Let’s keep the video game figure ball rolling with another treasure reclaimed from my closet of totes. Ever heard of Resaurus? If you’ve been an action figure collector for a while, you probably have. While I distinctly remember seeing some of their products on the pegs in Toys R Us and the KB Toys Outlet, most of their wares seemed to be peddled online or at indie comic shops. Nonetheless, there was a time when it looked like this upstart little toy company was going to go places. They had an awesome website that I used to have loads of fun perusing, which featured all sorts of cool video game related figures from Street Fighter to Quake to Sonic the Hedgehog and Crash Bandicoot. They also involved the fans in their process by showing off prototypes and talking up future waves and generally encouraging fan input at a time before the now established Internet Q&A sessions. Then Resaurus closed down, never to be heard from again. Seriously, it seemed to happen overnight, and a lot of their planned figures sadly never saw production.
It seems almost morbidly fitting that one of the game franchises Resaurus got hold of was Duke Nukem, another name that fell on hard times and disappeared into the past. The story behind Duke Nukem’s decline from video game icon to washed up has-been as far more tortured than I can go into here, but feel free to insert your favorite double entendre using the title of his last planned game, Duke Nukem Forever. Either way, just keep in mind, these figures came out back when Duke was still a big name in video games. He had conquered the computer, going from shareware sidescroller to king of the First Person Shooter, and was in the process of invading the game consoles. It was a time when the king and queen of video games was Duke Nukem and Lara Croft. But this was before the poor guy went out with a wimper. Death by eternal release delays of Duke Nukem Forever.
Anywho, I ordered the entire initial assortment of Duke Nukem figures when they were first available. They were delicate as all hell, and sadly, few of them survived unscathed to this day. Keep in mind these figures spent their lives standing on display shelves or wrapped in plastic in a secure roughneck tote. They haven’t exactly been stressed with the rigors of play and yet when I unwrapped Duke today to talk about him, the trigger guard on one of his guns promptly crumbled to dust in my hand. No shit. Imagine if kids actually played with these things! The other figures didn’t fare much better. Long ago, both arms fell off my Pig Cop, and my Battlelord figure took a swan dive off the shelf onto a carpeted floor and literally shattered. In retrospect, I wish I had just glued them back together, but in a fit of rage I tossed them. I didn’t even save their weapons. I had the Octabrain too, but I have no idea what happened to it. I suspect it might have vaporized while in storage.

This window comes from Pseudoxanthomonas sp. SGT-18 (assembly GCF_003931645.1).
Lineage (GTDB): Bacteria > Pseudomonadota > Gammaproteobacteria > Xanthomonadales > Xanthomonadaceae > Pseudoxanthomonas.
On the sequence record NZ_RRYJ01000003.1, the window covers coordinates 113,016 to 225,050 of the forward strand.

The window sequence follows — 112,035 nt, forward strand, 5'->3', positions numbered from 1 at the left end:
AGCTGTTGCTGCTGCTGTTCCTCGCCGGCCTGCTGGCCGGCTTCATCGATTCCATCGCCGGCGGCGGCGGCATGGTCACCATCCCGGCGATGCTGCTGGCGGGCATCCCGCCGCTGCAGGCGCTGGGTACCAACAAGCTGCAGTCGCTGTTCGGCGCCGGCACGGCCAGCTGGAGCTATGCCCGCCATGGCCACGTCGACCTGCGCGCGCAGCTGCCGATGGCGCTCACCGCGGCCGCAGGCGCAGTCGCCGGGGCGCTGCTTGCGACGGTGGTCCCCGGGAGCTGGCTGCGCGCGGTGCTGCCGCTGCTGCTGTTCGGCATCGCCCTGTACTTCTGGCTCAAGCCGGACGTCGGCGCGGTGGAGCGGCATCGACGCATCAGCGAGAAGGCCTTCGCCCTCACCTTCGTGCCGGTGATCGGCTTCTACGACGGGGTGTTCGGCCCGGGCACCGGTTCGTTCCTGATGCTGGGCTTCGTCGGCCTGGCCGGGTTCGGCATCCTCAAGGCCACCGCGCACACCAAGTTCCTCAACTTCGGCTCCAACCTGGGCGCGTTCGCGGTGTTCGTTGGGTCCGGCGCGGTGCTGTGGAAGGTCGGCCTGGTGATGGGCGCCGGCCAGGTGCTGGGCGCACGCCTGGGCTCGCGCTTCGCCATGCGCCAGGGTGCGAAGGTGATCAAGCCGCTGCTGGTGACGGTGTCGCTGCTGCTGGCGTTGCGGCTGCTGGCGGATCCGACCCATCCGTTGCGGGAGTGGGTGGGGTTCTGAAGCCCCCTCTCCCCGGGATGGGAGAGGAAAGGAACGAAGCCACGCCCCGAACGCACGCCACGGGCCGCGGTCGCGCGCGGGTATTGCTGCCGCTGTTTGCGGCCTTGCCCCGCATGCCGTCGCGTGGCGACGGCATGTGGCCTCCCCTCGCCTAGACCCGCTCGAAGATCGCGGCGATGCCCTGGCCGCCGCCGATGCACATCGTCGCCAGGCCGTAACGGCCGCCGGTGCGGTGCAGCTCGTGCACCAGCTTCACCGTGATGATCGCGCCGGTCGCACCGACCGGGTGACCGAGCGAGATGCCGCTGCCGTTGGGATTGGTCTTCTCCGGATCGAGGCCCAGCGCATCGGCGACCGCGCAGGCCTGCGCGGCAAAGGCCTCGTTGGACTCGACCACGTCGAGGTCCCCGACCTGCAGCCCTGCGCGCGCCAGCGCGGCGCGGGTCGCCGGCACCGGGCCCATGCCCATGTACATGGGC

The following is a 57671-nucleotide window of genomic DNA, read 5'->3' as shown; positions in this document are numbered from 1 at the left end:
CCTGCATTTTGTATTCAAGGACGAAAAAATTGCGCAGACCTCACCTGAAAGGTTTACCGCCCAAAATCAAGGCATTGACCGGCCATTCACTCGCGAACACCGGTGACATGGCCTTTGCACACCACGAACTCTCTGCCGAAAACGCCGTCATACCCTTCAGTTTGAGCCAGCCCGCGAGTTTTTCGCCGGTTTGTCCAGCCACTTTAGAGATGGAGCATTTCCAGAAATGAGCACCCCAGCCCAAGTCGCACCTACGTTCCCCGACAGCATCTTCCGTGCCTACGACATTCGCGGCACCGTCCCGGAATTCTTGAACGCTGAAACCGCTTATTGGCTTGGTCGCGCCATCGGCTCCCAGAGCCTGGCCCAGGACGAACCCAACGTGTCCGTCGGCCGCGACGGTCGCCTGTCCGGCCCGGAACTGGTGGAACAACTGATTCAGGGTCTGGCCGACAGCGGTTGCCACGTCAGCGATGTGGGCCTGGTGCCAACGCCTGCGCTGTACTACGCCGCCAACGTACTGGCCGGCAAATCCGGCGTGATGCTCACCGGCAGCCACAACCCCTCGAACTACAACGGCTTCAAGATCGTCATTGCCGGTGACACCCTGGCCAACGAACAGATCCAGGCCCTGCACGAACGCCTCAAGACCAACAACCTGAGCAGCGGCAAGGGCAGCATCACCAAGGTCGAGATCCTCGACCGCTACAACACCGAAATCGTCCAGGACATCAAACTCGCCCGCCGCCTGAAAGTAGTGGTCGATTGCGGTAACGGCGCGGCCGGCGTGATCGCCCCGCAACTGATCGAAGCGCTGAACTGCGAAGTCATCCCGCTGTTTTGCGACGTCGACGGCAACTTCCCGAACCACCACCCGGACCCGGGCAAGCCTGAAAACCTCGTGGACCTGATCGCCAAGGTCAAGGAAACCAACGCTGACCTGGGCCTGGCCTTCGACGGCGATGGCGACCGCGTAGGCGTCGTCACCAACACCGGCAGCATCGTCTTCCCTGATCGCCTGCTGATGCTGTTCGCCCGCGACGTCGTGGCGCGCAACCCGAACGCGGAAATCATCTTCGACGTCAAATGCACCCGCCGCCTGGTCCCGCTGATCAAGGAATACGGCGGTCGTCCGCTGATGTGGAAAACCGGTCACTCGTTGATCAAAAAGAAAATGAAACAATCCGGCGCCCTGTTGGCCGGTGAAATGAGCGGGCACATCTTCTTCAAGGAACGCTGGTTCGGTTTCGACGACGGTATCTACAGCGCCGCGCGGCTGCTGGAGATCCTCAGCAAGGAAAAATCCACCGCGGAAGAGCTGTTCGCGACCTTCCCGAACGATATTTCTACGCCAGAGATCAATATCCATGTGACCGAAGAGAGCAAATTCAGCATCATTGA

But Duke survived, and he is a pretty decent figure, so long as you don’t plan on rough housing with him in the sandbox. The sculpt is pretty good. The detail isn’t overwhelming, but his muscles are well defined and you can even see the tendons bulging in his manly arms. His outfit is a simple sculpt and mainly detailed with paint apps for his blue trousers and black boots. He has a soft plastic harness and belt combo, which I’m surprised has lasted this long without crumbling away. The harness straps have molded shotgun shells and ammo pouches and his trademark Nuke symbol beltbuckle. His head sculpt is pretty much spot on, complete with trademark sneer, sculpted on shades and blonde flattop buzzcut. Its definitely Duke, alright.
The articulation isn’t the best, but it is an older figure and it doesn’t reflect the vast improvements that the industry has since seen. Duke’s head turns, his arms rotate at the shoulders and his legs rotate at the hips. He has swivel cuts in his forearms and wrists and his knees are hinged. He’s nowhere near as bad as some of the statues that pass for video game figures, even today.
Duke does come with a number of accessories. He has a large double barreled weapon called The Devastator. He holds it in each hand and it can be pegged to his back like a backpack. He has two smaller SMG’s, one of which, as noted above, is now missing a trigger guard. He’s also got a blood splattered combat knife. The SMG’s and the combat knife are all pegged and can clip onto holes on the sides of his legs, which is admittedly a really nice touch.
Like I said, I really wish I had attempted to save the other figures. Even if glueing them meant nullifying their articulation, I still would have liked to have had them for display as they were all really great looking figures. I can’t really recommend hunting these figures down, because they’re surprisingly scarce on Ebay, probably because they were so prone to breakage. The Duke figures are actually easiest and cheapest to scrounge up, especially the repaint variant, Night Strike Duke, but the aliens will require some pretty signifcant wallet diving for figures that tend to break if you look at them funny. If you do hunt them down, my recommendation would be to leave them mint on card.